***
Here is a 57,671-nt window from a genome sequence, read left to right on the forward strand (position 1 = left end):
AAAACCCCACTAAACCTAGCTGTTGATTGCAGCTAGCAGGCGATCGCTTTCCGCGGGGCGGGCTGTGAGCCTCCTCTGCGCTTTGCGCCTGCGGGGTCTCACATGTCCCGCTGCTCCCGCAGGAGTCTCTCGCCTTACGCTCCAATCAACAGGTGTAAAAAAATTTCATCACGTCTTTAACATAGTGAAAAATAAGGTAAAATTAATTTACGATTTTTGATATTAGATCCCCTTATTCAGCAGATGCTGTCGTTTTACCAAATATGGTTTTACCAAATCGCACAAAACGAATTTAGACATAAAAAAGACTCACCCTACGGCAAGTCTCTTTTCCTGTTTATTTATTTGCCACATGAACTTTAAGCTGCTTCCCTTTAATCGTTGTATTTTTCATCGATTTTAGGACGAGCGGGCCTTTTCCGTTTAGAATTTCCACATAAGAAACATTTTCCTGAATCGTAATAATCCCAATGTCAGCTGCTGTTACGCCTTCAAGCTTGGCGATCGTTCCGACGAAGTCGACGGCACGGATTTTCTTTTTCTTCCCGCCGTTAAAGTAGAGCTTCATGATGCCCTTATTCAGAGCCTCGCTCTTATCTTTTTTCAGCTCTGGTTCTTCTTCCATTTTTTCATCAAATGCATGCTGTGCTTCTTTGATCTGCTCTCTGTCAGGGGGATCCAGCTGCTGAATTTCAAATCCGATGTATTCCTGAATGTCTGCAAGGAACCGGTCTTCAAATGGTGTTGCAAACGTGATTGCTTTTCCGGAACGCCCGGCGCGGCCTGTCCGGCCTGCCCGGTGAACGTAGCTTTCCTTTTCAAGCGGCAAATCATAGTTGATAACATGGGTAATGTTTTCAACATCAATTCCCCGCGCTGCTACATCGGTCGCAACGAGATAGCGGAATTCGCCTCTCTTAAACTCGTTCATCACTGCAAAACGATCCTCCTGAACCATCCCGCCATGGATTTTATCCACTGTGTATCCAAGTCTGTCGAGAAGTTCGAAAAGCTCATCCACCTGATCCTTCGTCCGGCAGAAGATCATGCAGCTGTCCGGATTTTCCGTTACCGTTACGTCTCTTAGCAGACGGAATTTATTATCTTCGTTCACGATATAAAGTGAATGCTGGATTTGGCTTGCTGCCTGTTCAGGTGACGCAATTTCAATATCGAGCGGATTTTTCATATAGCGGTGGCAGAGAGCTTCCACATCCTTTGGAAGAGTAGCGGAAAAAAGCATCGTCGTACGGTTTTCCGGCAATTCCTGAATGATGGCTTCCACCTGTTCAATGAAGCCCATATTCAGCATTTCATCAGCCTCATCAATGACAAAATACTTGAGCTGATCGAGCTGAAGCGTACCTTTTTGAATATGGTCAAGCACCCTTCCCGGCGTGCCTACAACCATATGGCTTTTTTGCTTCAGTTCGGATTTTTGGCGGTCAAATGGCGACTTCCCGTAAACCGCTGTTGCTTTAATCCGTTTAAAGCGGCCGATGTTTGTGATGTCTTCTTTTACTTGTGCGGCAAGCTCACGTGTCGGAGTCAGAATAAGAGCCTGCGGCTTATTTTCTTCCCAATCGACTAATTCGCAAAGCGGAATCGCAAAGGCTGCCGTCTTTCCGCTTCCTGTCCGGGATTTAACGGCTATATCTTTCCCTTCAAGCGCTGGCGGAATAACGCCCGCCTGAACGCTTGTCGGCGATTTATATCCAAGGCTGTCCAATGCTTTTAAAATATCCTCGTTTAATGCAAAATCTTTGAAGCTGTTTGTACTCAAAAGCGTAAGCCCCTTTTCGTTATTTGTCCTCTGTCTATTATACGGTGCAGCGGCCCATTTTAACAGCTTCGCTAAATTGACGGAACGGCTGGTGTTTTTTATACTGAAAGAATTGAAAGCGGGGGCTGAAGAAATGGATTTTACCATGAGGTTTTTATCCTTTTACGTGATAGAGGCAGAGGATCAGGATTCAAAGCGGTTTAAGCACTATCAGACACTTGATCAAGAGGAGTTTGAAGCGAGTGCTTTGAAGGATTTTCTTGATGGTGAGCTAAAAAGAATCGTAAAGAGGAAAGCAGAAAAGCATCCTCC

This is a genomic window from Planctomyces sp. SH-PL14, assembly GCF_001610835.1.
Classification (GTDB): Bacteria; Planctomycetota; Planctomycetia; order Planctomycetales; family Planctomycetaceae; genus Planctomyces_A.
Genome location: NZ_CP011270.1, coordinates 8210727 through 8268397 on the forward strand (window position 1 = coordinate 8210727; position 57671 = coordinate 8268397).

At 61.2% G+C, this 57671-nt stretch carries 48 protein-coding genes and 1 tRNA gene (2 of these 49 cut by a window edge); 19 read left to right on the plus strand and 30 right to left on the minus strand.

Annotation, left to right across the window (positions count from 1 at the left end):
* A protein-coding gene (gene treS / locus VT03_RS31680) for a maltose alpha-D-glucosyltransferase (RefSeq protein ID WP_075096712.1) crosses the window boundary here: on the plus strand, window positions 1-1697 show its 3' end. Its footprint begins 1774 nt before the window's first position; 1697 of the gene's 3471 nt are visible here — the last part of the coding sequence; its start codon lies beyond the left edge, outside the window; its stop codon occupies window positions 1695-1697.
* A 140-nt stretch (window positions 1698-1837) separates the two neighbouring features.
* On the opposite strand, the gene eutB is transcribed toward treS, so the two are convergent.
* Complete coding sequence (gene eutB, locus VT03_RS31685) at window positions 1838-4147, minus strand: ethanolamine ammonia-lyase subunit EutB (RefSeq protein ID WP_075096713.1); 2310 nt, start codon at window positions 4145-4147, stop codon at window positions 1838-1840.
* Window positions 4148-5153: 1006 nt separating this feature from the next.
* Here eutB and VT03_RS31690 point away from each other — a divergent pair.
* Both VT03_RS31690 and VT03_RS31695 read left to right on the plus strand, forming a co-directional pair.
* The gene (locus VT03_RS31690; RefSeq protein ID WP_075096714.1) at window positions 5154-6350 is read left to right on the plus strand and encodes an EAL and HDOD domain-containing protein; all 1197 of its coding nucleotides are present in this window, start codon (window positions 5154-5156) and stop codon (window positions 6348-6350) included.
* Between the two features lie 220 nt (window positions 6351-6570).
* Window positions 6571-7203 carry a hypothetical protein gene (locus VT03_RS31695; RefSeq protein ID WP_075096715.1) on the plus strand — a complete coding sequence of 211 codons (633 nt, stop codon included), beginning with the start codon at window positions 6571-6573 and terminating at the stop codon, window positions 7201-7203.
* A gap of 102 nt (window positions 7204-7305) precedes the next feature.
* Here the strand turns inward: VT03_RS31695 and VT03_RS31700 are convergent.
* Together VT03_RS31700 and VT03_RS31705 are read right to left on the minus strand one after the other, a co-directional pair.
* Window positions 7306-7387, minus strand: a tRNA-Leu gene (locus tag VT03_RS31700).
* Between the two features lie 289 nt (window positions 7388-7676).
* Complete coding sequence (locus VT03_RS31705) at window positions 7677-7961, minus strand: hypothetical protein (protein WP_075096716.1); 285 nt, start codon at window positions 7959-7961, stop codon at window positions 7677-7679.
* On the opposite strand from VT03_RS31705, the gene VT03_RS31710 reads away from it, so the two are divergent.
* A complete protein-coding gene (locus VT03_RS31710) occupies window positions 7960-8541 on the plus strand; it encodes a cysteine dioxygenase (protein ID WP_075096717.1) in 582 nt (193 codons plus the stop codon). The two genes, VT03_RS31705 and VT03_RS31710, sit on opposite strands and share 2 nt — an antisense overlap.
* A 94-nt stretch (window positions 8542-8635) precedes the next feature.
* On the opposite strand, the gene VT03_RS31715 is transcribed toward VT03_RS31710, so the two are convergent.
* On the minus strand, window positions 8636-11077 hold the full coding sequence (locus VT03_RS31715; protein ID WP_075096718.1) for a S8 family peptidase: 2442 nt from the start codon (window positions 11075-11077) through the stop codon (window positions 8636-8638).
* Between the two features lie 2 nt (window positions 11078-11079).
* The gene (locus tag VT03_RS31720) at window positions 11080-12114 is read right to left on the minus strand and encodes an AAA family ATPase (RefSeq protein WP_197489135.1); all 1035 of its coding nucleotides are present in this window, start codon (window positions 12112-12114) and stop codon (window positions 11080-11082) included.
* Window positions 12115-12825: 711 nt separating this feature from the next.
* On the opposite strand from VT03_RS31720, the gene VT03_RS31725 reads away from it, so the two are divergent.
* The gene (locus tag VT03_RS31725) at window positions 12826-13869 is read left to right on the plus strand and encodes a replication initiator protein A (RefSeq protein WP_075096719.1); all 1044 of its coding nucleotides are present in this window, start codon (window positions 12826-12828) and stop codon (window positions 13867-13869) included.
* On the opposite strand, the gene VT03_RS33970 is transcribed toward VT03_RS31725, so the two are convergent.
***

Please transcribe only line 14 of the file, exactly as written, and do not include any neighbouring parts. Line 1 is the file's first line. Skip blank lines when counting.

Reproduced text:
* Both VT03_RS31690 and VT03_RS31695 read left to right on the plus strand, forming a co-directional pair.